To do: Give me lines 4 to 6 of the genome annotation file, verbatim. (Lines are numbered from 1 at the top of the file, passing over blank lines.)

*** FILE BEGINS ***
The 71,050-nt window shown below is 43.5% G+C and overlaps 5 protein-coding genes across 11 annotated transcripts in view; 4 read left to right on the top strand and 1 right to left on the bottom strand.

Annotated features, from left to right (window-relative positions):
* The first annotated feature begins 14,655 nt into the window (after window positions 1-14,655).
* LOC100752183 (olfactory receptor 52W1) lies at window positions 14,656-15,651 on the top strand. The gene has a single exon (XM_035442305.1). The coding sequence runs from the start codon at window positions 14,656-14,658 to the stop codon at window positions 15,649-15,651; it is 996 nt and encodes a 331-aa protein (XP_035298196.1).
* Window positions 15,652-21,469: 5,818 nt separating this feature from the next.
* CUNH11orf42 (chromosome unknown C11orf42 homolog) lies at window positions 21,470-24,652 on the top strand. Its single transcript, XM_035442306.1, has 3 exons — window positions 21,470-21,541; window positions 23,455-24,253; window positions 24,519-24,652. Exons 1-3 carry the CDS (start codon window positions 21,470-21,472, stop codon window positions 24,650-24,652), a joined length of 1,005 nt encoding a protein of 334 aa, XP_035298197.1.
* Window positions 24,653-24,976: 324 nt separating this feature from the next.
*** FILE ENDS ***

* LOC100752183 (olfactory receptor 52W1) lies at window positions 14,656-15,651 on the top strand. The gene has a single exon (XM_035442305.1). The coding sequence runs from the start codon at window positions 14,656-14,658 to the stop codon at window positions 15,649-15,651; it is 996 nt and encodes a 331-aa protein (XP_035298196.1).
* Window positions 15,652-21,469: 5,818 nt separating this feature from the next.
* CUNH11orf42 (chromosome unknown C11orf42 homolog) lies at window positions 21,470-24,652 on the top strand. Its single transcript, XM_035442306.1, has 3 exons — window positions 21,470-21,541; window positions 23,455-24,253; window positions 24,519-24,652. Exons 1-3 carry the CDS (start codon window positions 21,470-21,472, stop codon window positions 24,650-24,652), a joined length of 1,005 nt encoding a protein of 334 aa, XP_035298197.1.